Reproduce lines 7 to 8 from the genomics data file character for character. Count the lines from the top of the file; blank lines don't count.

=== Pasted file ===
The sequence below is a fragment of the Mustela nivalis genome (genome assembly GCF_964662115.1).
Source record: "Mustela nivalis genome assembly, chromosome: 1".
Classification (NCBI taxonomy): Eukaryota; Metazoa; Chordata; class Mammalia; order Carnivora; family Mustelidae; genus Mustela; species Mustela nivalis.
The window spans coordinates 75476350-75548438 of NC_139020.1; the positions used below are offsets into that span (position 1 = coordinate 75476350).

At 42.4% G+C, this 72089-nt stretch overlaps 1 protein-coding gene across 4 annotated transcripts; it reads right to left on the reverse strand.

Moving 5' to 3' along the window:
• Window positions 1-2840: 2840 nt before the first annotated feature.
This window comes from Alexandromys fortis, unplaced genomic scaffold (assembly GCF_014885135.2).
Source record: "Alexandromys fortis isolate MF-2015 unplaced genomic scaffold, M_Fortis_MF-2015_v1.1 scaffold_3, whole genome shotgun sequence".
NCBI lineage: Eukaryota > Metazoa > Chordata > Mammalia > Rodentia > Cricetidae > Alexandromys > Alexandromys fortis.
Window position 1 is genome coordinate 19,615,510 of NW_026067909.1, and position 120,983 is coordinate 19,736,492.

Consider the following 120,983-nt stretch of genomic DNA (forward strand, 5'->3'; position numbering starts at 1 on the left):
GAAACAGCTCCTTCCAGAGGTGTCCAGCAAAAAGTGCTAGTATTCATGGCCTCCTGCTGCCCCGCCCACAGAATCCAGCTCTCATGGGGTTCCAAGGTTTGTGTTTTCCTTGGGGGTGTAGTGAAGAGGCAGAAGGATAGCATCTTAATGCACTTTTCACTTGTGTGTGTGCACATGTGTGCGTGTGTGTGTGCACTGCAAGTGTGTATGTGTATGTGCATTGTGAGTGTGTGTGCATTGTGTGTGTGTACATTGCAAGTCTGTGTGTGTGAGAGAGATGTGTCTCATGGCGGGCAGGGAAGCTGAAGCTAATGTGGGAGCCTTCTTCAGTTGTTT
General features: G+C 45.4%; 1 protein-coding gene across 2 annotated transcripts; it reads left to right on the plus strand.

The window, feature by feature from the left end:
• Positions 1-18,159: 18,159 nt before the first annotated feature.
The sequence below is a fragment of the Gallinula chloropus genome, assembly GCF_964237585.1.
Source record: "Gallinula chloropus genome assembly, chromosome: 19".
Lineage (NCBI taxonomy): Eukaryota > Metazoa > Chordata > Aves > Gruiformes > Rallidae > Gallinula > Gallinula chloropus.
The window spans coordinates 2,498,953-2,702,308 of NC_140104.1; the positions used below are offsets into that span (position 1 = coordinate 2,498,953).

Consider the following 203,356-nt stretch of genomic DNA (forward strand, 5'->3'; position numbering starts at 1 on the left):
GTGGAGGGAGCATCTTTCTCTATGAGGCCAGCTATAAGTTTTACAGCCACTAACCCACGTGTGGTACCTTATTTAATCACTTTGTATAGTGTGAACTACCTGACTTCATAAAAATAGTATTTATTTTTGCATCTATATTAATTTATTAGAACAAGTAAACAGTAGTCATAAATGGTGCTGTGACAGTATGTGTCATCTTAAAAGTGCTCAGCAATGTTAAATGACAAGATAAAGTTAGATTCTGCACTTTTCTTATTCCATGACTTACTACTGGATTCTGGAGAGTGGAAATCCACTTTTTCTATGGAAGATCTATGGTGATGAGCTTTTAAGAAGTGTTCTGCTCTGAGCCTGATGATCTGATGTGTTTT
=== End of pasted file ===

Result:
• Window positions 1-2840: 2840 nt before the first annotated feature.
This window comes from Alexandromys fortis, unplaced genomic scaffold (assembly GCF_014885135.2).